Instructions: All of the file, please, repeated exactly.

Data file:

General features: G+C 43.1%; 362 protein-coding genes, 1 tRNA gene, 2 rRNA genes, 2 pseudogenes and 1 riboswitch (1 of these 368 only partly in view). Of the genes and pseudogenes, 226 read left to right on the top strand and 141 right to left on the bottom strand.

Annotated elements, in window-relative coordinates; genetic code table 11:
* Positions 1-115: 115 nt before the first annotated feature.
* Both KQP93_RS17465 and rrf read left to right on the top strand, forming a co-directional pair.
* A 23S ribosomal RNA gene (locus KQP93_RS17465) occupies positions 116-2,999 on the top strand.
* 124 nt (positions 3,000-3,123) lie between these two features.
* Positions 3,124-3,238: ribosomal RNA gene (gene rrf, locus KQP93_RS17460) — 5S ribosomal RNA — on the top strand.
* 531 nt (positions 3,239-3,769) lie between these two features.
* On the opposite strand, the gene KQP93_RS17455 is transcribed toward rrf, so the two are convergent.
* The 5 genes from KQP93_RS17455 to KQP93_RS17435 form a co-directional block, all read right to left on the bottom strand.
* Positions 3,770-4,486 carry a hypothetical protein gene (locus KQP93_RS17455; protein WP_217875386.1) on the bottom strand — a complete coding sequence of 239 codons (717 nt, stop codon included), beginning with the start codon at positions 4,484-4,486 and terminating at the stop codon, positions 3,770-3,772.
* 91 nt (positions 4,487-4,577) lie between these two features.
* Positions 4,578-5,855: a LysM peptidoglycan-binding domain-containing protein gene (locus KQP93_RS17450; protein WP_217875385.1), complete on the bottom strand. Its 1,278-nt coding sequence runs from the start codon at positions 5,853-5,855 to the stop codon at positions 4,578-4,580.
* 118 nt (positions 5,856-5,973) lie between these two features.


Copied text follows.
General features: G+C 43.1%; 362 protein-coding genes, 1 tRNA gene, 2 rRNA genes, 2 pseudogenes and 1 riboswitch (1 of these 368 only partly in view). Of the genes and pseudogenes, 226 read left to right on the top strand and 141 right to left on the bottom strand.

Annotated elements, in window-relative coordinates; genetic code table 11:
* Positions 1-115: 115 nt before the first annotated feature.
* Both KQP93_RS17465 and rrf read left to right on the top strand, forming a co-directional pair.
* A 23S ribosomal RNA gene (locus KQP93_RS17465) occupies positions 116-2,999 on the top strand.
* 124 nt (positions 3,000-3,123) lie between these two features.
* Positions 3,124-3,238: ribosomal RNA gene (gene rrf, locus KQP93_RS17460) — 5S ribosomal RNA — on the top strand.
* 531 nt (positions 3,239-3,769) lie between these two features.
* On the opposite strand, the gene KQP93_RS17455 is transcribed toward rrf, so the two are convergent.
* The 5 genes from KQP93_RS17455 to KQP93_RS17435 form a co-directional block, all read right to left on the bottom strand.
* Positions 3,770-4,486 carry a hypothetical protein gene (locus KQP93_RS17455; protein WP_217875386.1) on the bottom strand — a complete coding sequence of 239 codons (717 nt, stop codon included), beginning with the start codon at positions 4,484-4,486 and terminating at the stop codon, positions 3,770-3,772.
* 91 nt (positions 4,487-4,577) lie between these two features.
* Positions 4,578-5,855: a LysM peptidoglycan-binding domain-containing protein gene (locus KQP93_RS17450; protein WP_217875385.1), complete on the bottom strand. Its 1,278-nt coding sequence runs from the start codon at positions 5,853-5,855 to the stop codon at positions 4,578-4,580.
* 118 nt (positions 5,856-5,973) lie between these two features.